Who are the Cypriots? From where did they come from? What are the specifics of their gene pool?

Things to do => HISTORY

The science of genetics and hereditary diseases has always been one of the most interesting aspects of Medicine and Biology, as it gives us a better understanding of ourselves and it is also a practical value for human welfare. 

After many years of study, Professor Constantinos Deltas published in 2014 the very interesting and detailed book, "The Genetic Heritage of Cypriots Through Special Topics of Genetics".

The book focuses on the specifics of the gene pool of the Greek Cypriots, taking into account both the contemporary literature on some hereditary diseases, as well as locally endemic mutations phenomena primarily in Cyprus, but also in mainland Greece and Crete. The book is addressed to specialists of genetics but also to all who wish to learn about the modern advancements in the diagnosis and treatment of hereditary diseases and for the particular expressions locally diseases such as thalassemias and cystic fibrosis. Research has documented that the many foreigners who passed from Cyprus, not only left behind their culture and castles, but also their genes that together with other factors formed the Cypriot gene pool.

We asked Prof. Deltas to shade some light on:

•    Who were the first inhabitants of Cyprus?
•    Who were the first Cypriots and from where did they come from?
•    How Greeks are the Cypriots from genetics perspective?
•    How important is our DNA in our development as humans? 
•    What are the special genetics?

Lastly we asked him, what drived him and how hard was to collect all these information and write the book “The Genetic Heritage of Cypriots Through Special Topics of Genetics”

The first Cypriots came from the Near/Middle East and Asia Minor, more than 12,000 years ago. This is supported by history/archaeology and by genetics studies. 

According to studies we published recently, based on the examination of more than 600 males from all over Cyprus, including the occupied areas, the Greek genetic contribution is not more than 15-20% at the most.

Our DNA is always important but not the only element that makes us what we are as humans. We feel Greek, not because of our DNA but because of our education and history. When Achaeans visited Cyprus they were a small minority that integrated the local communities in a pacific manner. Apparently their culture and knowledge, made them perceived as an elite, which dominated over other civilizations, resulting in you and I raised as Greeks.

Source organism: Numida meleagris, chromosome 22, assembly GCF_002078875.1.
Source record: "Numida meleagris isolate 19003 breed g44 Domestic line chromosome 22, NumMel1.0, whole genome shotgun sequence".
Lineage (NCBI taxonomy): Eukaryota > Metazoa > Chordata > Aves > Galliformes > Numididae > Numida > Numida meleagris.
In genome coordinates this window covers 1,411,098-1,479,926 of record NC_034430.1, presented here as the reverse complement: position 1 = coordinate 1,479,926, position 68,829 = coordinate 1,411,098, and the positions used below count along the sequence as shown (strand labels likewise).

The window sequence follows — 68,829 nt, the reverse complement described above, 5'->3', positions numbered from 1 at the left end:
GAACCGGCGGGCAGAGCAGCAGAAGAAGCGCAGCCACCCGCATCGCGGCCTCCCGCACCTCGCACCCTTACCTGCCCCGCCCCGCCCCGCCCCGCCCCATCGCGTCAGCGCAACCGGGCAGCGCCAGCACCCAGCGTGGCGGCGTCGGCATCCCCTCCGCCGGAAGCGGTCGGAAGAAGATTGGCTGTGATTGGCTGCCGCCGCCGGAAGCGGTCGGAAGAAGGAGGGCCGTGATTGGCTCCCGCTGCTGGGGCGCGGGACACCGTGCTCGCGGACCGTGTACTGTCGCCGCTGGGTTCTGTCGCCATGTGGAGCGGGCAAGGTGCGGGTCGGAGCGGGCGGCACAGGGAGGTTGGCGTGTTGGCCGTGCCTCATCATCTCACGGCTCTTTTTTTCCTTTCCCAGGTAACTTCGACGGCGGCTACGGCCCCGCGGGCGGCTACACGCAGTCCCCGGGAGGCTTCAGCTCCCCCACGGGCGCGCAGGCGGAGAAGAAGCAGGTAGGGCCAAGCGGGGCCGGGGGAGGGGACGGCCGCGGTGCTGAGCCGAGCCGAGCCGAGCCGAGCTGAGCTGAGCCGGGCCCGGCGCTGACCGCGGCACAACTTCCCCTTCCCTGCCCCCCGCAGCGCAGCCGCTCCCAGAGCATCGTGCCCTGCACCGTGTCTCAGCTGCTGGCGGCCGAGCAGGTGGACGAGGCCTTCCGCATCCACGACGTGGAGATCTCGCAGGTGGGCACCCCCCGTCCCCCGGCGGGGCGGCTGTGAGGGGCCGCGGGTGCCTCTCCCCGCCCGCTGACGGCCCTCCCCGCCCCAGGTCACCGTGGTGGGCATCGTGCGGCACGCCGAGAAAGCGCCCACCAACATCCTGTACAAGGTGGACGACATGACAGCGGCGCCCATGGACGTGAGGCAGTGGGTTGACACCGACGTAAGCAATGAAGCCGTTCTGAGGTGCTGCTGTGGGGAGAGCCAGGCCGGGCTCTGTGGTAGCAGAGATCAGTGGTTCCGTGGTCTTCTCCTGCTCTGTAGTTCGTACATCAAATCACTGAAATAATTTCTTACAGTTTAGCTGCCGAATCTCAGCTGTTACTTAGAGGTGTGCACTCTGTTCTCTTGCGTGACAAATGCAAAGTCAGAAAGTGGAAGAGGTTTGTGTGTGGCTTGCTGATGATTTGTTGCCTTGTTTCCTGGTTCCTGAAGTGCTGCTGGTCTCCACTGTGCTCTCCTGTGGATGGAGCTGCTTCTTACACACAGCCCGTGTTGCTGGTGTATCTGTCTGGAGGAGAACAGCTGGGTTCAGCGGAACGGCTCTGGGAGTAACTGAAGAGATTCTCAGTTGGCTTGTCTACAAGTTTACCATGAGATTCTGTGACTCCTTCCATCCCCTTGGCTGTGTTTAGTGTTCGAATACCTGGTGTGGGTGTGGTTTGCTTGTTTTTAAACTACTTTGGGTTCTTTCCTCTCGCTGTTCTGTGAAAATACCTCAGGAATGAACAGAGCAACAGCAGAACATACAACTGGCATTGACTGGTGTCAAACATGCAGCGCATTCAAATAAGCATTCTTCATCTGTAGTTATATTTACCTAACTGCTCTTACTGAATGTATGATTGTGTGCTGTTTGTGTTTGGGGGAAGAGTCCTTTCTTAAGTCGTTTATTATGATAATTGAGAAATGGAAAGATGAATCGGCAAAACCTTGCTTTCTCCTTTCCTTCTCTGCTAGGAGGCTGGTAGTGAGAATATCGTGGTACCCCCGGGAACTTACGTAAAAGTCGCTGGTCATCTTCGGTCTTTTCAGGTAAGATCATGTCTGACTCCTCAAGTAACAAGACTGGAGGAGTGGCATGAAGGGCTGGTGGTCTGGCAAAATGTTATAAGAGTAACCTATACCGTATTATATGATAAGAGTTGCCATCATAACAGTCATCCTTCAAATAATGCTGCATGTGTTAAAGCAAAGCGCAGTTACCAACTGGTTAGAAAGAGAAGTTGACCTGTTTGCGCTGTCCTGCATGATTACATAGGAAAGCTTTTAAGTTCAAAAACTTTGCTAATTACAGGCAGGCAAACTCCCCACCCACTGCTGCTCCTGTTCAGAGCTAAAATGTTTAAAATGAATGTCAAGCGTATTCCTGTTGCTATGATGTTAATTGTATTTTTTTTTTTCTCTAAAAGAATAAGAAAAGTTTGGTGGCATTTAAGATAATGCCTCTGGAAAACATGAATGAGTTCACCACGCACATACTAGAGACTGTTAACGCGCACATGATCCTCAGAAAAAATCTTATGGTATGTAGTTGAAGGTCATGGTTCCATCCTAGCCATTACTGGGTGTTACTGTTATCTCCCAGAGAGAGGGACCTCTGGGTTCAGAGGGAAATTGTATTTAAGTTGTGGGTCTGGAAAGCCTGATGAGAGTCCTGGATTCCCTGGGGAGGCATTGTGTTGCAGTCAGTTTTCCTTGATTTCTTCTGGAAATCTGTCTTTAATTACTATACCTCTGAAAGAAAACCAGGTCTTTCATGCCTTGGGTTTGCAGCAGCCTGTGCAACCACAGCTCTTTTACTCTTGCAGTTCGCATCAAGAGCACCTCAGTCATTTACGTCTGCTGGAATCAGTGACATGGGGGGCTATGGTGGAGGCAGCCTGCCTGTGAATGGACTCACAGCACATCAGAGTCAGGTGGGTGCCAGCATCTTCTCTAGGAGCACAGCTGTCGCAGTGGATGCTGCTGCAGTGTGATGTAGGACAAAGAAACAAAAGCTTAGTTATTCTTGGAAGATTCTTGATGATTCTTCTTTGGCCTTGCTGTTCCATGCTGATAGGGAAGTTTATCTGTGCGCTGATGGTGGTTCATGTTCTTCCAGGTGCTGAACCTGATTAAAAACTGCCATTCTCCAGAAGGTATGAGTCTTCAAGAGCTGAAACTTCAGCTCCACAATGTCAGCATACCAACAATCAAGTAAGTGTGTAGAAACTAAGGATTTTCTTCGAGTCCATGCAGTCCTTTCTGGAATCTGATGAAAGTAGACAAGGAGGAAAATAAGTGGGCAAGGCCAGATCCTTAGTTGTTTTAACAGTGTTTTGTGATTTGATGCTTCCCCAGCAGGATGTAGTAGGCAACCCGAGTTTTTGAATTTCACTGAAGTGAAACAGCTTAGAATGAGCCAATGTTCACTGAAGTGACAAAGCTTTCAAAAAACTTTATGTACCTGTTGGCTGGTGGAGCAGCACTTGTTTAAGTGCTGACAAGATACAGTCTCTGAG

The special genetics refer to the interesting findings that are unique to Cyprus. I describe diseases and mutations (genetic defects) that have much higher frequency among Cypriots compared to other populations, founder mutations that are responsible for high numbers of patients in geographic isolates. In a purely scientific approach, I describe mutations that most probably are the result of gene flow, having been introduced to the Cypriot gene pool from foreign visitors, with specific examples. I explain why some conditions are more frequent than others and I also make reference to conditions that are much rarer in Cyprus or even non-existent compared to other populations in Europe. The Cypriot genetics are very interesting and offer itself to further studies in the search for genes responsible for rare conditions or even for DNA variants that may be responsible for more frequent disorders of the kidneys, the heart or even cancers. To unravel these mysteries and assist in the global effort for new treatments and precision medicine, we need to enhance the funding of research in Cyprus, both from within, by increasing funding by the Cyprus Research Promotion Foundation (which is at very low levels currently) and by reaching out to European and other sources. 

 Well! I have been operating as a researcher and academician in Cyprus for the past nearly 26 years, first at the Cyprus Institute of Neurology and Genetics and then at the University of Cyprus, since 2002. My many colleagues and I have been studying the genetics and the inherited conditions of Cypriots with a great interest in the science and the medical conditions, aimed at better diagnosis and treatments. Our contribution has been instrumental in multiple occasions, as evidenced by the impact on the patients communities and by the publications in international journals. 
The book came as a natural evolution of my activity and behaviour as an academician and educator. A large part of the material in the book was discovered and described by my group and therefore it was easier to organize and include in the book. In order to be complete and also be useful to the future scientists, medical doctors and researchers, I decided to include also the work discovered and published by other research groups in Cyprus. Considering that I am very active in laboratory research and the related responsibilities, which means teaching, administering, writing grant applications and research publications, it took me a few years to complete it and publish it. It is a book I am very proud of as I included also many historical events that shaped the genetics research community in Cyprus, having added a personal account. 

A few words about the writer: Prof. Constantinos Deltas, is an internationally reputed scientist and an expert in the field of Molecular Medicine as applied to Human Medical Genetics research and applied Molecular Diagnostics, is presently working as Professor of Genetics in the Department of Biological Sciences, University of Cyprus and the Head of the Laboratory of Molecular and Medical Genetics. Prof. Deltas is also the Director of the Molecular Medicine Research Center. 

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